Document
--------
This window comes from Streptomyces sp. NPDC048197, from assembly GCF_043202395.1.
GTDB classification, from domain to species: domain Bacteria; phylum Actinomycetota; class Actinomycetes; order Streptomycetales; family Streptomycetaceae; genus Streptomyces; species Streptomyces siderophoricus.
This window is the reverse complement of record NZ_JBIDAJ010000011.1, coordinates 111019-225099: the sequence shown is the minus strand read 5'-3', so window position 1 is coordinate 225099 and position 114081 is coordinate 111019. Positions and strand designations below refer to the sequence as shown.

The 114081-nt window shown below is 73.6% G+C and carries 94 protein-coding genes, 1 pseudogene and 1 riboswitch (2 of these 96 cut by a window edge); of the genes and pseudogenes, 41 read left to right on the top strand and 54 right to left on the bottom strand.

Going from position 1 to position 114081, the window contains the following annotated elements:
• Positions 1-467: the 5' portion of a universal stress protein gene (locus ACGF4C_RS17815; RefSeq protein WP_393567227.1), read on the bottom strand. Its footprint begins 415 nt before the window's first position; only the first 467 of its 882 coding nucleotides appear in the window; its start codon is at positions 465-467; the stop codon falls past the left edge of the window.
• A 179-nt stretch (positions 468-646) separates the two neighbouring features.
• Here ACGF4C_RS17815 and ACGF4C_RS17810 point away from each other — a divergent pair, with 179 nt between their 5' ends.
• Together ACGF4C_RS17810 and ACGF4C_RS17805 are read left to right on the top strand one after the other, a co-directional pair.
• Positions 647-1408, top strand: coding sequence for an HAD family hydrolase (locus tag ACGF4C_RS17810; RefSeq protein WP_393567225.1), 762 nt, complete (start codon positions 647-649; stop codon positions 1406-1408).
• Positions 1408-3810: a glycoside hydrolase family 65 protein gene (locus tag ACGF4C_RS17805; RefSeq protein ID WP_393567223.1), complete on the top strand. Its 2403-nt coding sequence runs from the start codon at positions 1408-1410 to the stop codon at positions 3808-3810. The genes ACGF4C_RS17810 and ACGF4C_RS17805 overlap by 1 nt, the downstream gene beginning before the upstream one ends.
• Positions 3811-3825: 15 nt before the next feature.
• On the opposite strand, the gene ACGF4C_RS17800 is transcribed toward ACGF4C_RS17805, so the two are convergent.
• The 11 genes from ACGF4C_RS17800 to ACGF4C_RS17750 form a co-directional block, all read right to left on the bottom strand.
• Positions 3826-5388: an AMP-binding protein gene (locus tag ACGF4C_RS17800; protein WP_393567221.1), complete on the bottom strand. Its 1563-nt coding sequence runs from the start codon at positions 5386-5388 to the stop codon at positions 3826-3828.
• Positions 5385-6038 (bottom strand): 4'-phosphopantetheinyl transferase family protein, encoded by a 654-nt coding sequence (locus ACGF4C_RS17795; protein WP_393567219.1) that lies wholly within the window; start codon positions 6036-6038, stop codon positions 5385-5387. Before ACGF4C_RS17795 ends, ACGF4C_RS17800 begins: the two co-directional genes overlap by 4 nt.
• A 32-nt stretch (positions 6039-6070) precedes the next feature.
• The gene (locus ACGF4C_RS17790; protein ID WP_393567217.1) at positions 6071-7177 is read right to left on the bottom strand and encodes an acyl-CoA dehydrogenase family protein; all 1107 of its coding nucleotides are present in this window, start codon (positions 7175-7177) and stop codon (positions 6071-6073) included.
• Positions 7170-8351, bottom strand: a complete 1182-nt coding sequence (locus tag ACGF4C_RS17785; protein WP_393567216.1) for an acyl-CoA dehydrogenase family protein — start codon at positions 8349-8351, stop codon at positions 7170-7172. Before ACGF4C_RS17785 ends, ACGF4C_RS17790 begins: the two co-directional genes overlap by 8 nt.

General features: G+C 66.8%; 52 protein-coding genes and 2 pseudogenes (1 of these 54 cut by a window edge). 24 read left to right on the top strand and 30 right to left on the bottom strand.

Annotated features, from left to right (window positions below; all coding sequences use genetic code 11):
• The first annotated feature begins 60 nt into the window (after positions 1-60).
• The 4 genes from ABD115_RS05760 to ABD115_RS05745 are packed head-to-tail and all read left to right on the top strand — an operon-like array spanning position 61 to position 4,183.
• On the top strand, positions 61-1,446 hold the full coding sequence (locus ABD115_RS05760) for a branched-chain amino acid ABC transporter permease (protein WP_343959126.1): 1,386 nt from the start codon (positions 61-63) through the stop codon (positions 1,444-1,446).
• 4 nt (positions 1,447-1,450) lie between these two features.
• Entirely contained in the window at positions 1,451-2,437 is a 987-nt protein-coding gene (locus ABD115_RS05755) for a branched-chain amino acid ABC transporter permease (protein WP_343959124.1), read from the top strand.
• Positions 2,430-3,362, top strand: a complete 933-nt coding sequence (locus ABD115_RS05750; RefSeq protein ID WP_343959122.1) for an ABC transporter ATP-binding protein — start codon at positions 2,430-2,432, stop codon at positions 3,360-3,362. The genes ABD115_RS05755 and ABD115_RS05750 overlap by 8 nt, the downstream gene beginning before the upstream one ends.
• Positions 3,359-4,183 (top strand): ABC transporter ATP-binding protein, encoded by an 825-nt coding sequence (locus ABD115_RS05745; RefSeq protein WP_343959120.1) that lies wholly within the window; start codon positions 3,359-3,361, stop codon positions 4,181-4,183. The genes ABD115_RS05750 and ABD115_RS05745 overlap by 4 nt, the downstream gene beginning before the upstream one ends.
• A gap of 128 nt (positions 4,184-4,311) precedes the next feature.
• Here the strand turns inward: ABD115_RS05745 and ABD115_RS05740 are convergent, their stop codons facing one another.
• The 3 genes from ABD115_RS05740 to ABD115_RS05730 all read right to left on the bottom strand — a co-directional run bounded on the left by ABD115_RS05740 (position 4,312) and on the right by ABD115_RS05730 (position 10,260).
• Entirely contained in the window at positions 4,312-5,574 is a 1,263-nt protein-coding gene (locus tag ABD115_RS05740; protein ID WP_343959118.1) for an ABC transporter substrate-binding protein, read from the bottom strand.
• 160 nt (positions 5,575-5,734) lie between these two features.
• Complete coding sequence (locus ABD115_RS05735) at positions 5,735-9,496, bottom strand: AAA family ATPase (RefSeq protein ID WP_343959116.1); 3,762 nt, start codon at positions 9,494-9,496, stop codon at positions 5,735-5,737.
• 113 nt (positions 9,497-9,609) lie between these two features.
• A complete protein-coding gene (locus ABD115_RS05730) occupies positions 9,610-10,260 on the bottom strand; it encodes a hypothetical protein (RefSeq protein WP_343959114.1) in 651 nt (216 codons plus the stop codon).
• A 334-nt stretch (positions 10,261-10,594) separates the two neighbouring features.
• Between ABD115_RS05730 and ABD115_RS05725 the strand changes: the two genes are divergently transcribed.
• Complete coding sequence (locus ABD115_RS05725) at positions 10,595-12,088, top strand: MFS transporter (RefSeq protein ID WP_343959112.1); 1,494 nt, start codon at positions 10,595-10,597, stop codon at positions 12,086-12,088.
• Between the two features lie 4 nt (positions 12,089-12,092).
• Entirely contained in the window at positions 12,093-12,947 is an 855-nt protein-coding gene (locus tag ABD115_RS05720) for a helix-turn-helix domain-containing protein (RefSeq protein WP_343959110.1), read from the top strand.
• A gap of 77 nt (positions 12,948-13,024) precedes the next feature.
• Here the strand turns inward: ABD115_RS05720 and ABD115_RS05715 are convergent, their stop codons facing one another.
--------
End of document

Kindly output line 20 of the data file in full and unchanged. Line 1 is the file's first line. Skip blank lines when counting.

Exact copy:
General features: G+C 66.8%; 52 protein-coding genes and 2 pseudogenes (1 of these 54 cut by a window edge). 24 read left to right on the top strand and 30 right to left on the bottom strand.